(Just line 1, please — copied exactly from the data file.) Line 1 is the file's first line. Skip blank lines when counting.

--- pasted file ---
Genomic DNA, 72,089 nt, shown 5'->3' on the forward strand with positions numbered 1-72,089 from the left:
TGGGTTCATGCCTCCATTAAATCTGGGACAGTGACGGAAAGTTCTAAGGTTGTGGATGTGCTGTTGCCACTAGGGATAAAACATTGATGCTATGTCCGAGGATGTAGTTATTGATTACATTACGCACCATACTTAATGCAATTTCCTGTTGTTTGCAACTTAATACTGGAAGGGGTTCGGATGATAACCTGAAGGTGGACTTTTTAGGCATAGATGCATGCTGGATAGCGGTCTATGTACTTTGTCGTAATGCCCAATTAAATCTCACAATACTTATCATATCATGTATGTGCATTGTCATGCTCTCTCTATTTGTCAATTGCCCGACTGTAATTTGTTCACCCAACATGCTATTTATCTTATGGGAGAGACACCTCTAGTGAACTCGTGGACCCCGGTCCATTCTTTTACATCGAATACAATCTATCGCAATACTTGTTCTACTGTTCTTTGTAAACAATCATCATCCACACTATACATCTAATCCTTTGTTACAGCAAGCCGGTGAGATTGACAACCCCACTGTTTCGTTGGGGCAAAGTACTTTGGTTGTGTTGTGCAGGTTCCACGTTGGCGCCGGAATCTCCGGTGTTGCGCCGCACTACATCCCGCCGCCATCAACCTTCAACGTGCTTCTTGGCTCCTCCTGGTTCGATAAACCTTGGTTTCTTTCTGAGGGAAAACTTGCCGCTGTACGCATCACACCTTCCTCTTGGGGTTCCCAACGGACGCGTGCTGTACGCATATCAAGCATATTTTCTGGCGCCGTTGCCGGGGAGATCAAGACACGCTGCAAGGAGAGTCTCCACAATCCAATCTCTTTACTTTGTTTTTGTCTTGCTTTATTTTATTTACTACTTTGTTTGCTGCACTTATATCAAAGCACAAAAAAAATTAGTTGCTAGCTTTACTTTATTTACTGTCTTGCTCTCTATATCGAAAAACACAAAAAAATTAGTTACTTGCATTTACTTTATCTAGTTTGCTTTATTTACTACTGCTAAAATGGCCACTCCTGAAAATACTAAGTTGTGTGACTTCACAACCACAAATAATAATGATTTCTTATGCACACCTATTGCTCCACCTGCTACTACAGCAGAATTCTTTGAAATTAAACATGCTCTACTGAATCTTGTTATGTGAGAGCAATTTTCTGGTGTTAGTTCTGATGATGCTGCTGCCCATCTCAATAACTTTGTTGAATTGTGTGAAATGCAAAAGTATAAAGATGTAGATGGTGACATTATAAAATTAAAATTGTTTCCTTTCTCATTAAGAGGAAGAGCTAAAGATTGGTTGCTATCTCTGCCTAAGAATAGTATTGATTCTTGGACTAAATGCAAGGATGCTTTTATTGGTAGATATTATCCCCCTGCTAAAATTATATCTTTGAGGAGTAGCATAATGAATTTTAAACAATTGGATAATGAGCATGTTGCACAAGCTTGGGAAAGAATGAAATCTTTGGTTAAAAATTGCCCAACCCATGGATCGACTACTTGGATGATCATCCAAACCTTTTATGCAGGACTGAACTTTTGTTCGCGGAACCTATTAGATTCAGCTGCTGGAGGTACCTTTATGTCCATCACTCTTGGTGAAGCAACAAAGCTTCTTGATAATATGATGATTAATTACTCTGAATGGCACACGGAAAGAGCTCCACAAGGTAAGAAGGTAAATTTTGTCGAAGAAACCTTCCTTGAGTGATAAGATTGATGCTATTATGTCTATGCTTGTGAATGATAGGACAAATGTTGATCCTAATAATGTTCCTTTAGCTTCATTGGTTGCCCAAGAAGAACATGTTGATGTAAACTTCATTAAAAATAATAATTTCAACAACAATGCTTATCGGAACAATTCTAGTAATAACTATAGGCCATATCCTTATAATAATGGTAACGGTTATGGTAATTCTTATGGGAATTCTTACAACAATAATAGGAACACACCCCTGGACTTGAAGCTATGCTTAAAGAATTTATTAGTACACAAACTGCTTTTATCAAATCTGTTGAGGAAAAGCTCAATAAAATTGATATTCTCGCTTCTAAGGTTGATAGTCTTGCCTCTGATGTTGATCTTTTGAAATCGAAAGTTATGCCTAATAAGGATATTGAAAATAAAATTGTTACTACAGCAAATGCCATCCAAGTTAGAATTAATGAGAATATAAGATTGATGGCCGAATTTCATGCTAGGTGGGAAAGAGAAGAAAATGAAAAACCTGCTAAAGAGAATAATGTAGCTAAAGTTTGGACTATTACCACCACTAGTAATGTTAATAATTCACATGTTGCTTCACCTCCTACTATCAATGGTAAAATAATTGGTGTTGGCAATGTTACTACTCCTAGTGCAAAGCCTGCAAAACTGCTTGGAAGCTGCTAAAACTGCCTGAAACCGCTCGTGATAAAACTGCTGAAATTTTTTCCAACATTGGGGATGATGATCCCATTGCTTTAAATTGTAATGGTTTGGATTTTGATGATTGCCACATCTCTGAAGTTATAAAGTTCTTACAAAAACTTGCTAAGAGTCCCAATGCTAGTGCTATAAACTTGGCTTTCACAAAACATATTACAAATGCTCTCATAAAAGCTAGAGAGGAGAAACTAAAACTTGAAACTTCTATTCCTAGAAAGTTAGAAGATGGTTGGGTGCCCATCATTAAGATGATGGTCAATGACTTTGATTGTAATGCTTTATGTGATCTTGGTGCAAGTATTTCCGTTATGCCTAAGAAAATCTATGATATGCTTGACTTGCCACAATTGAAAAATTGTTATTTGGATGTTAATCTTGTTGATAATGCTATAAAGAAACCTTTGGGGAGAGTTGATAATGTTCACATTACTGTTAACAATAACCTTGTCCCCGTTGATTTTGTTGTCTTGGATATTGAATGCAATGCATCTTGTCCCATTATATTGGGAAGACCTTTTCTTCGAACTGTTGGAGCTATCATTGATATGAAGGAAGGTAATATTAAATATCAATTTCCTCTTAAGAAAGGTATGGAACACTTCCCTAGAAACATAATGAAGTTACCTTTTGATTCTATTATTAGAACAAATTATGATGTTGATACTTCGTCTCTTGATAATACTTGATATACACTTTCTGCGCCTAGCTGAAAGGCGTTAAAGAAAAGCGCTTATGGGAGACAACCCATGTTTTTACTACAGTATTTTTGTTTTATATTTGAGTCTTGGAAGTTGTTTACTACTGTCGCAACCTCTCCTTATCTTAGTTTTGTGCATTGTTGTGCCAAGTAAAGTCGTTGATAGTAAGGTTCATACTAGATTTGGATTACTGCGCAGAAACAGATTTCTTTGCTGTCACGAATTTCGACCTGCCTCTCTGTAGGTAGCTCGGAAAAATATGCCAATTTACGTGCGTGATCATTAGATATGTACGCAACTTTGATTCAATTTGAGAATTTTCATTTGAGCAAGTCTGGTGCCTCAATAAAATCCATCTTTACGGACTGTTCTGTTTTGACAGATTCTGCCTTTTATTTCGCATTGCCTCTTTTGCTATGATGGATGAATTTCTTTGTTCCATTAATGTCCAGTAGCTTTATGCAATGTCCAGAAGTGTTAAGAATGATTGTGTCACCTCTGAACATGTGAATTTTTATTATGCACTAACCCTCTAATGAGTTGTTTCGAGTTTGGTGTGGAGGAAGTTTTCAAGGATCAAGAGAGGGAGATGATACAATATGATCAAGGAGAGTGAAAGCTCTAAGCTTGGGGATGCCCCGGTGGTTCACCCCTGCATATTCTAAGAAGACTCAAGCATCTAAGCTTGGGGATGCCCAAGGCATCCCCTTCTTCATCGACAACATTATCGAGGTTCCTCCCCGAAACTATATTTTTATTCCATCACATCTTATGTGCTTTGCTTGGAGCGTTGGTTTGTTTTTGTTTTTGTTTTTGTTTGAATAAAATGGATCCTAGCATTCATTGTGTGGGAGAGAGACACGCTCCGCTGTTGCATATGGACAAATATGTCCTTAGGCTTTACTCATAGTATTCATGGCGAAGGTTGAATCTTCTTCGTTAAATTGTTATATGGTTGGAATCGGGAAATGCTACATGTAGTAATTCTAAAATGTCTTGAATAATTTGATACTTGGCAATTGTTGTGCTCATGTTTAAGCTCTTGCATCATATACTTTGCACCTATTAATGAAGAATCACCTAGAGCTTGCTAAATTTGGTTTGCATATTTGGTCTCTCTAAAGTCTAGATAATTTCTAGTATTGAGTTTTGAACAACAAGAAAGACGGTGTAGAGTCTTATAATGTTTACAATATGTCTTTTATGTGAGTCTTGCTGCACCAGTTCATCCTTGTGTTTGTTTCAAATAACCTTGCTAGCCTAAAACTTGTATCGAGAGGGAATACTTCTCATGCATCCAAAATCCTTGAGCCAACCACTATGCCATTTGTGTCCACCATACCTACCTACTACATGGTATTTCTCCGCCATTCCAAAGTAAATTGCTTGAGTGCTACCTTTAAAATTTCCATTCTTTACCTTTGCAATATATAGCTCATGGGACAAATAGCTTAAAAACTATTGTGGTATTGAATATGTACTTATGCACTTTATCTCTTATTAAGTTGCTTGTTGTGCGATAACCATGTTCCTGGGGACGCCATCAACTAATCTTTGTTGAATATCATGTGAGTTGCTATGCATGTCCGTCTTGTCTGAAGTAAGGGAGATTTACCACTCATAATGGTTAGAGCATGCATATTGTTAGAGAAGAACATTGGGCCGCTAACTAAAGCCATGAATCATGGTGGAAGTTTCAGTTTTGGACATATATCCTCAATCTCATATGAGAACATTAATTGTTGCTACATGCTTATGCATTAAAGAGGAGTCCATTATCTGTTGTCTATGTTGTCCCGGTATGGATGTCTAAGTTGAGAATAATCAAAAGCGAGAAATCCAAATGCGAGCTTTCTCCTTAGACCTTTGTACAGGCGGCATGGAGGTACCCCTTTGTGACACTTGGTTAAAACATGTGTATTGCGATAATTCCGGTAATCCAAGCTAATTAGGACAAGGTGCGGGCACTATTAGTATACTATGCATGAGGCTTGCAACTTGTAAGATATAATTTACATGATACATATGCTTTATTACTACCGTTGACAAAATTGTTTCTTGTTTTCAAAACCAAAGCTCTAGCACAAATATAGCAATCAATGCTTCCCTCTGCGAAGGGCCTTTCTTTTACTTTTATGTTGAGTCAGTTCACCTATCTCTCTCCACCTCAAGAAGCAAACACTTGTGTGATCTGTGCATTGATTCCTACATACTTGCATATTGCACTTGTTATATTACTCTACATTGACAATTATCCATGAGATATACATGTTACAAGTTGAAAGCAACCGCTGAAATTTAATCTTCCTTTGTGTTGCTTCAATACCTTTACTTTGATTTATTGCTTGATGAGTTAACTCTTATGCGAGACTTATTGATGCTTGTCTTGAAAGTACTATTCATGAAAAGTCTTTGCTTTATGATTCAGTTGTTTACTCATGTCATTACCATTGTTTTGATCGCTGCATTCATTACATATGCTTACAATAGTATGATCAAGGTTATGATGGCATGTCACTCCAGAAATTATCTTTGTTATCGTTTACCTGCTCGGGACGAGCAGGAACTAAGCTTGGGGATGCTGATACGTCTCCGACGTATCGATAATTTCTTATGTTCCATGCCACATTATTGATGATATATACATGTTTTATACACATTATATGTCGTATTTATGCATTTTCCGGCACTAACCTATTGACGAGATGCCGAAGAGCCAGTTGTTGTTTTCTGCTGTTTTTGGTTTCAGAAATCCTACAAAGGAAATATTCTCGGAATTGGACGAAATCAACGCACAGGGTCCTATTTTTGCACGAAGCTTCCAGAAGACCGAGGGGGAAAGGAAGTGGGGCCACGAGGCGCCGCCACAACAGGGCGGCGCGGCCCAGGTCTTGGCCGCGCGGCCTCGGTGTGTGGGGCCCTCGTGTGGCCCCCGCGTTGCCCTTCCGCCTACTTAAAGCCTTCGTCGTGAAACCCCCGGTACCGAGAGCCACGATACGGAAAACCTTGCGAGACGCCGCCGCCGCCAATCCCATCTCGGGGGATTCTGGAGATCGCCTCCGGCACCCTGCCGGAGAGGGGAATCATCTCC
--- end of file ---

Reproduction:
Genomic DNA, 72,089 nt, shown 5'->3' on the forward strand with positions numbered 1-72,089 from the left: